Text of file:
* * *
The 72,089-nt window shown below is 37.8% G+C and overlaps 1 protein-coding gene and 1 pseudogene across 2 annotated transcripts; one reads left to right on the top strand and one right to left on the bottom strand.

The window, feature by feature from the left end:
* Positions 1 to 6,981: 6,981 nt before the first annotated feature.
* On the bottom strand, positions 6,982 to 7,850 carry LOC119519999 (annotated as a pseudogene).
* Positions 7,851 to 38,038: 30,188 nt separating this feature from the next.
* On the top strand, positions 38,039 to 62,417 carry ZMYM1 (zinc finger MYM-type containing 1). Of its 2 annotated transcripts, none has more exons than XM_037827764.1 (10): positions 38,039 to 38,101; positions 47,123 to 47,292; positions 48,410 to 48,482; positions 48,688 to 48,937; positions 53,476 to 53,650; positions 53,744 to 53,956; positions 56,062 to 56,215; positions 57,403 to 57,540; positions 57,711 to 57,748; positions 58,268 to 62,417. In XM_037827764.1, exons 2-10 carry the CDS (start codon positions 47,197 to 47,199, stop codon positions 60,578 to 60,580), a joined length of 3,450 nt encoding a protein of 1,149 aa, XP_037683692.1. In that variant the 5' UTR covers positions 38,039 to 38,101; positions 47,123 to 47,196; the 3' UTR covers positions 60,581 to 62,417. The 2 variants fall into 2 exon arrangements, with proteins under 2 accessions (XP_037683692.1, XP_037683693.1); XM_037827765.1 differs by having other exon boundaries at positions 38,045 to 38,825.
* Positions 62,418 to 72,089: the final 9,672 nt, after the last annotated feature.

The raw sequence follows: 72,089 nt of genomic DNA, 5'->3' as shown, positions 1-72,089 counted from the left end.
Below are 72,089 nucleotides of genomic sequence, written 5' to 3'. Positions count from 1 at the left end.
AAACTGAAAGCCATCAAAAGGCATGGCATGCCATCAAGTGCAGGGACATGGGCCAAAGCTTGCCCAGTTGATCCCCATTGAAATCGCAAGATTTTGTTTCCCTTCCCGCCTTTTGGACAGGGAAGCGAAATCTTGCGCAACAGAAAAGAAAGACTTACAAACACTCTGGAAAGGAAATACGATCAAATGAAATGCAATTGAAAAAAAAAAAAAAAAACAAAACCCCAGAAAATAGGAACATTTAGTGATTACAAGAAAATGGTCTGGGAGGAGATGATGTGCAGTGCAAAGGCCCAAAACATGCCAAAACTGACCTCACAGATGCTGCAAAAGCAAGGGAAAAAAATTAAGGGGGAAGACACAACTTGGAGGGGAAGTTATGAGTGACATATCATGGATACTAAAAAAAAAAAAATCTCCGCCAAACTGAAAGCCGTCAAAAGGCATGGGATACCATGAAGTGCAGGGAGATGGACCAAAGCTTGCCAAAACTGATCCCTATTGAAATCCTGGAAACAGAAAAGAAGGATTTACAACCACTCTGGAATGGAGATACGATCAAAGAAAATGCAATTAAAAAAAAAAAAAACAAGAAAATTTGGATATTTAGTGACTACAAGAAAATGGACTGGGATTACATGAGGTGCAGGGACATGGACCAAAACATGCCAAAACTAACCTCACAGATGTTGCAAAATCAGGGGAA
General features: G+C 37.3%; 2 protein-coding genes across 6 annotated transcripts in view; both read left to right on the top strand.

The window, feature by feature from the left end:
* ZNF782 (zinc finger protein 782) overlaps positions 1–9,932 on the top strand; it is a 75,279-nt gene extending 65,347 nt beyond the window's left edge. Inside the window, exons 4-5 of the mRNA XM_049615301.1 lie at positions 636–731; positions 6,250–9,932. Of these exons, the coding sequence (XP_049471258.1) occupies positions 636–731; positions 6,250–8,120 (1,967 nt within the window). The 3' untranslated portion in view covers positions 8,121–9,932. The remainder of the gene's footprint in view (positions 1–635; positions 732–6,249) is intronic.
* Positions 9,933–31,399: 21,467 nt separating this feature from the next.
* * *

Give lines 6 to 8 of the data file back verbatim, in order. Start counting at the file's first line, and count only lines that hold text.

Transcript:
* On the top strand, positions 38,039 to 62,417 carry ZMYM1 (zinc finger MYM-type containing 1). Of its 2 annotated transcripts, none has more exons than XM_037827764.1 (10): positions 38,039 to 38,101; positions 47,123 to 47,292; positions 48,410 to 48,482; positions 48,688 to 48,937; positions 53,476 to 53,650; positions 53,744 to 53,956; positions 56,062 to 56,215; positions 57,403 to 57,540; positions 57,711 to 57,748; positions 58,268 to 62,417. In XM_037827764.1, exons 2-10 carry the CDS (start codon positions 47,197 to 47,199, stop codon positions 60,578 to 60,580), a joined length of 3,450 nt encoding a protein of 1,149 aa, XP_037683692.1. In that variant the 5' UTR covers positions 38,039 to 38,101; positions 47,123 to 47,196; the 3' UTR covers positions 60,581 to 62,417. The 2 variants fall into 2 exon arrangements, with proteins under 2 accessions (XP_037683692.1, XP_037683693.1); XM_037827765.1 differs by having other exon boundaries at positions 38,045 to 38,825.
* Positions 62,418 to 72,089: the final 9,672 nt, after the last annotated feature.

The raw sequence follows: 72,089 nt of genomic DNA, 5'->3' as shown, positions 1-72,089 counted from the left end.